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Coldplay's Ghost Stories soars with album-length animation by Trunk

Coldplay's Ghost Stories soars with album-length animation by Trunk

53,000 unique frames had to be processed in such a way that the process wouldn't grind to a halt

Ghost Stories, Coldplay's sixth album, has been given a suitably haunting promo in the shape of an animated album cover by Trunk. Rather than just creating a 10 second looping GIF, Trunk Directors Alasdair + Jock came up with the idea of an epic 43-minute long animated film that unfolds as the album is played.

Richard Barnett at Trunk Animation had initially been approached by commissioner Sam Seager at Parlophone, bearing an image of the album cover designed by Mila Frstov. The question then was how to bring the mesmerising, highly detailed etching to life, without losing the ethereal look and character?

The Ghost Stories artwork, a pair of wraith-like wings, had to be meticulously traced by hand, pixel by pixel, in order that Alasdair Brotherston, Jock Mooney and their team at Trunk could work at the 7K scale necessary. The new high-resolution image they created enabled tiny elements within Mila's etching to be worked on in far more detail, allowing for tiny sections to be animated, and dynamic camera moves added.

Certain areas of the image, which would leave holes when some objects or characters were animated, had to be re-imagined. To do this, Jock had to learn Mila's style of mark making, noting that, "the painstaking attention to detail in the re-drawing was essential in order to retain the aesthetic of Mila's artwork, and allow new elements to be added and animated".

The film used a multitude of animated techniques; a team of ten animators and art workers using 3D, 2D cuts outs, and classical 2D hand drawn came together to create fifty individual sections. Each section had to be animated in such a way that they could be looped, ranging from 30 seconds to an impressive 2 minutes. Once animated, each section then had to go through a heavy compositing and effects stage in order to pull all the different techniques together, and make sure the line style in the animation was exactly the same as that of the album artwork.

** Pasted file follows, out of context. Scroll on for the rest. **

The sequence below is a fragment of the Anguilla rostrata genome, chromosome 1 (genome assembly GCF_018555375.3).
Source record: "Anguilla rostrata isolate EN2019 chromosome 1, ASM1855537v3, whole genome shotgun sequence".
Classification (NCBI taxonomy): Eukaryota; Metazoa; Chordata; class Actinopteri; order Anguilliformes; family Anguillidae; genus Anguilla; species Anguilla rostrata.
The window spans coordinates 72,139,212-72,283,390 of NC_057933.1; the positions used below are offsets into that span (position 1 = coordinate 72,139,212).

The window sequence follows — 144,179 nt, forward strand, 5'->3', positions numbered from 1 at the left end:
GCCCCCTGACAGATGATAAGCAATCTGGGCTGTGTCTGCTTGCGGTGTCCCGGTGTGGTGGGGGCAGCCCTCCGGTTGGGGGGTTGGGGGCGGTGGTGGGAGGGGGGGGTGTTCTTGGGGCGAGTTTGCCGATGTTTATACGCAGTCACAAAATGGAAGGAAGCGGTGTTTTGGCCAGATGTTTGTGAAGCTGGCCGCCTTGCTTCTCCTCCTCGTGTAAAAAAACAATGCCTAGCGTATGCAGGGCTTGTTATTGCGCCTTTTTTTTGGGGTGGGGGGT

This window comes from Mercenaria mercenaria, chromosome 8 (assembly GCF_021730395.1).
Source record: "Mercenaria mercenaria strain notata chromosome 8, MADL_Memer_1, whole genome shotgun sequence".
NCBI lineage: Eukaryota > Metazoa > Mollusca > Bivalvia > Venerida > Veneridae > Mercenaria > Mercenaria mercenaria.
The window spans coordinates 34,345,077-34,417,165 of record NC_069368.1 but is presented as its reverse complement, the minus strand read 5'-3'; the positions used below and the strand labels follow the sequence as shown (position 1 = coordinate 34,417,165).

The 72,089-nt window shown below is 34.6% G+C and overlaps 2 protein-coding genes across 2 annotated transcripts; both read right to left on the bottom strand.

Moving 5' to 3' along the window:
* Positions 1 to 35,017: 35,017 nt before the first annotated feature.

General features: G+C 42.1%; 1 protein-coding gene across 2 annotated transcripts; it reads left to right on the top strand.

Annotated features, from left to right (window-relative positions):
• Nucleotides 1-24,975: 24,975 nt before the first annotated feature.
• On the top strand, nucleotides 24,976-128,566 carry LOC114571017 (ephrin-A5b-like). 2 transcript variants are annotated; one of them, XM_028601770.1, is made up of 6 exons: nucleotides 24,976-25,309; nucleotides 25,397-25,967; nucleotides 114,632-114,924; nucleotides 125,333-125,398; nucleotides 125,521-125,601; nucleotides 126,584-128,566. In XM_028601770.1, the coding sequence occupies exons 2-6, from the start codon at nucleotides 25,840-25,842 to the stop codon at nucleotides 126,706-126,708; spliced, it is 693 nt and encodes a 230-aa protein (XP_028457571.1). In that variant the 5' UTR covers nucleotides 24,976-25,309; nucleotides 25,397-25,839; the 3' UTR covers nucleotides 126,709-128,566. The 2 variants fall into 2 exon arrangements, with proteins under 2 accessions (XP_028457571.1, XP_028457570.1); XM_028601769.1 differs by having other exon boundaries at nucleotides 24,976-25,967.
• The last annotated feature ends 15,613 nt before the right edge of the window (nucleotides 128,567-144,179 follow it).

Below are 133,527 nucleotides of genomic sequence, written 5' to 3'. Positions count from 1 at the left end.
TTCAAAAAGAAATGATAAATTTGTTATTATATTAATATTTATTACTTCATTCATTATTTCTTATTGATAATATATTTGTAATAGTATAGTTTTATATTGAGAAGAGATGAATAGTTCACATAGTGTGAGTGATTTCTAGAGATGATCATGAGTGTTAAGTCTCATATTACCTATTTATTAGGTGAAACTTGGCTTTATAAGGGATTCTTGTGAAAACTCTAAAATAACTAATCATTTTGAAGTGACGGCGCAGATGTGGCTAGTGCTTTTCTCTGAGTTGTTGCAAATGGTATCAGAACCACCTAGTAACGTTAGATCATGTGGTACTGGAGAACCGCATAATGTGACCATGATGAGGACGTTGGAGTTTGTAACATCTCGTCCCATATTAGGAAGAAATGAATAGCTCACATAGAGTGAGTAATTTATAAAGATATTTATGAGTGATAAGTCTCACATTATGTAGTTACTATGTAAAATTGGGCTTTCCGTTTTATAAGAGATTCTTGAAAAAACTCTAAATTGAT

To help build an overall visual narrative, the film slowly reveals more and more detail as the album tracks progress, allowing the viewer to travel in and out of what is in essence a world within a world.

The team also utilised time-lapse photography and other special effects to create the world 'outside' the wings. As track 5 'Midnight' plays, time-lapse clouds, sea and mist are mixed with shooting stars and a waxing and waning moon which casts the wings into darkness.

The amount of detail, the length, and the technical processes involved in the project were so vast that Trunk had to utilise a render farm to crunch the raw data. 53,000 unique frames had to be processed in such a way that the process wouldn't grind to a halt, which meant that some 300,000 smaller pre-renders had to be made over four long and gruelling days. It was not to be without problems either - the studio fuse box suffered two blow outs, wiping out seven hours of work in total.

"It was a massive undertaking but we wanted to create something unique for the album," said Alasdair. "We loved the idea of bringing this image to life with some really beautiful movement, in a way that matched the intricate and complex look of Mila's artwork."

Richard added, "The finished project has to be up there in our top 5 along with the projections for Madness at the Queens Diamond Jubilee, Rok's lyric vid for The Rolling Stones, our visuals for Keith Urban at the Country Music Awards, and of course Elton John's Million Dollar Piano visuals."

The final film was streamed on iTunes on May 12th, prompting a buzz of admiring comments and messages from among Coldplay's 12 million fans on Twitter.

Trunk has created a making of video for the project, featuring Alasdair + Jock

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